How to determine your horse is dehydrated
This is a great question, and just in time for summer when it’s hot! Or winter, when horses don’t like to drink as much. As with all things horses and grooming, knowing how your horse is normally will alert you when your horse is dehydrated. This definitely applies to his state of hydration. #KNOWNORMALS
Check your horse’s hydration
- Just as we can gauge a horse’s normal TPR (temp, pulse, and respiration), there are a few ways in which we can gauge his hydration. Here we go:
Water should be clean and not frozen!
- The skin tent test. For this, you simply pinch a bit of his skin on his neck or shoulder area and see how long it takes for his skin to snap back to normal. A dehydrated horse will typically take longer to snap back, and his skin will look like a tent in the meantime. This test is somewhat unreliable, as skin loses elasticity over time, but it’s still a way that you can measure how hydrated your horse is. Pair this test with a gum inspection for best results.
- Gums. They should feel slimy. Sticky or dry gums are dangerous, as are gums that are red or blue. This is a great reason to be able to inspect your horse’s mouth and gums. Practice every day and it gets easy. It takes a millisecond!
- Capillary refill time. Now that you can feel gums and check gum color, put your thumb on the gum and press. When you release your thumb, the gum will be white. Note the time it takes for the gums to return to their normal color. It should be about 2 seconds!
- Dull eyes. No sparkle and no shine in the eyes might indicate dehydration. You guessed it, this is not super-objective in terms of measuring dehydration. Put this with any other observations about your horse.
- Overall demeanor. Is your guy lethargic or depressed? Not feeling himself?
- Increased heart rate. This can sometimes happen with dehydration. An increase in heart rate can also indicate pain, somewhere in your horse.
- Is your horse drinking normally? This is the number one reason to hang buckets and fill them throughout the day. Most horses have a drinking pattern, and you should know it. Any deviation can indicate a problem.
- You can get measuring devices for automatic waterers as well. Some are included in the waterer, some are added pieces that easily work with many styles of water systems for horses.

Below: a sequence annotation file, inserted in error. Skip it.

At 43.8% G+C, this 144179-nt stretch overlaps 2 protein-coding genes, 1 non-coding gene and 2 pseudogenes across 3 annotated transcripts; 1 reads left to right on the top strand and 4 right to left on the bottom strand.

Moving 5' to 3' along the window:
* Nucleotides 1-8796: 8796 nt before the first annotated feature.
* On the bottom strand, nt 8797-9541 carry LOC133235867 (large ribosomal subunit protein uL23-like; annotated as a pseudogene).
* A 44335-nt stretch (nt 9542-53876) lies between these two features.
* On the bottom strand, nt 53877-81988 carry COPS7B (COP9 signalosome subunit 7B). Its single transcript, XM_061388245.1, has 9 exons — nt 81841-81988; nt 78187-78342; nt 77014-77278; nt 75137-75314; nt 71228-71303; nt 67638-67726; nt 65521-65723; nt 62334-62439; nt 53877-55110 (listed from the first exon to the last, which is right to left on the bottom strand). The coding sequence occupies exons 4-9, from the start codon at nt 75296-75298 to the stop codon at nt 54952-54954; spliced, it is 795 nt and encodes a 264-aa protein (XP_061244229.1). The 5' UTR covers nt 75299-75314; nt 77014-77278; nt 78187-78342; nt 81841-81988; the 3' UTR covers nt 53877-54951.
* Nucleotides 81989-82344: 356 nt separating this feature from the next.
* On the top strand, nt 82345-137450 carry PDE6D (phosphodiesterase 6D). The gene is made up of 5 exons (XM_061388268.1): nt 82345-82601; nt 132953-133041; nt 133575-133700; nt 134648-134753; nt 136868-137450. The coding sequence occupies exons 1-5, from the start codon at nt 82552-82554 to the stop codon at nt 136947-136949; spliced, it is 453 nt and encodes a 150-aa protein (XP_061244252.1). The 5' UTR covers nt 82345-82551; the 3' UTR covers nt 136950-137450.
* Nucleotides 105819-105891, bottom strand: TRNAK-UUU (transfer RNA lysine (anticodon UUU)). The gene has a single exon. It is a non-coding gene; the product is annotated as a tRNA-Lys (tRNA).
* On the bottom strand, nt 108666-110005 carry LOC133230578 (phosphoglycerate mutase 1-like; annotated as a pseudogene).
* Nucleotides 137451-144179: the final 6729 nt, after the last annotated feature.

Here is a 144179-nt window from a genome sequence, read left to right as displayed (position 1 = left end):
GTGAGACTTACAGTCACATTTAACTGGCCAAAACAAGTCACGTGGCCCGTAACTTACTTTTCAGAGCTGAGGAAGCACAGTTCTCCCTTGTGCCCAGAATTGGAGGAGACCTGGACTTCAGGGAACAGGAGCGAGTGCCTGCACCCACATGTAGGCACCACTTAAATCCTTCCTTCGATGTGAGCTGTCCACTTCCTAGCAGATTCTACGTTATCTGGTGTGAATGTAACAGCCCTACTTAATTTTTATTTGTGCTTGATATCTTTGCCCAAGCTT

When your horse is dehydrated, look for these causes:
- Excessive sweating. This might be over-blanketing, over-heating, an excessive hair coat due to PPID or other metabolic disorder, or sweating during exercise or turnout with a thick winter coat.
- Lack of sweat despite normal sweat-producing conditions. This lack of sweating or partial sweating is anhidrosis, and can sometimes be managed well. Anhidrosis is a strange occurrence, and in some horses can appear and disappear out of the blue.
- Gastrointestinal distress, constipation, or diarrhea. No one feels good when colic is on the horizon.
- Thumps – which is the irregular spasm of your horse’s diaphragm and sounds a bit like burping.
- Tying up – where your horse’s muscles literally tie-up. Movement is painful and your horse will look and feel tense across his body.
- Kidney dysfunction. The horse’s urinary system is complex, and the kidneys sometimes fail. You may see excessive urination, sometimes paired with excessive drinking, but not always.
Call your vet if you suspect dehydration.
- Your veterinarian can give you a plan for rehydration that may include IV fluids or introducing water to him slowly at first, and then being allowed to drink freely. Different causes of dehydration call for different protocols.
- Pay special attention to the horse with digestive troubles or colic signs. Hydration is a large portion of gut health and needs to be addressed as part of the larger treatment plan.
- How often are you checking your horse’s gums?
If you need to pick up a heated muck style tub for your horse this winter or hydration tools, you can find them here. As an Amazon Associate, I earn from qualifying purchases, which are not a penny more for you. I couldn’t be more grateful for your support!
API 16 Gallon 260 Watt Heated Bucket 16HB
ADC Veterinary Thermometer, Dual Scale, Adtemp 422 – For easy temperature taking
3M Littmann Classic III Monitoring Stethoscope, Black Edition Chestpiece, Black Tube, 27 inch, 5803 – For finding heart rate and gut sounds
Farnam Apple Elite Electrolyte, 20 lbs
Apple flavored electrolytes for horses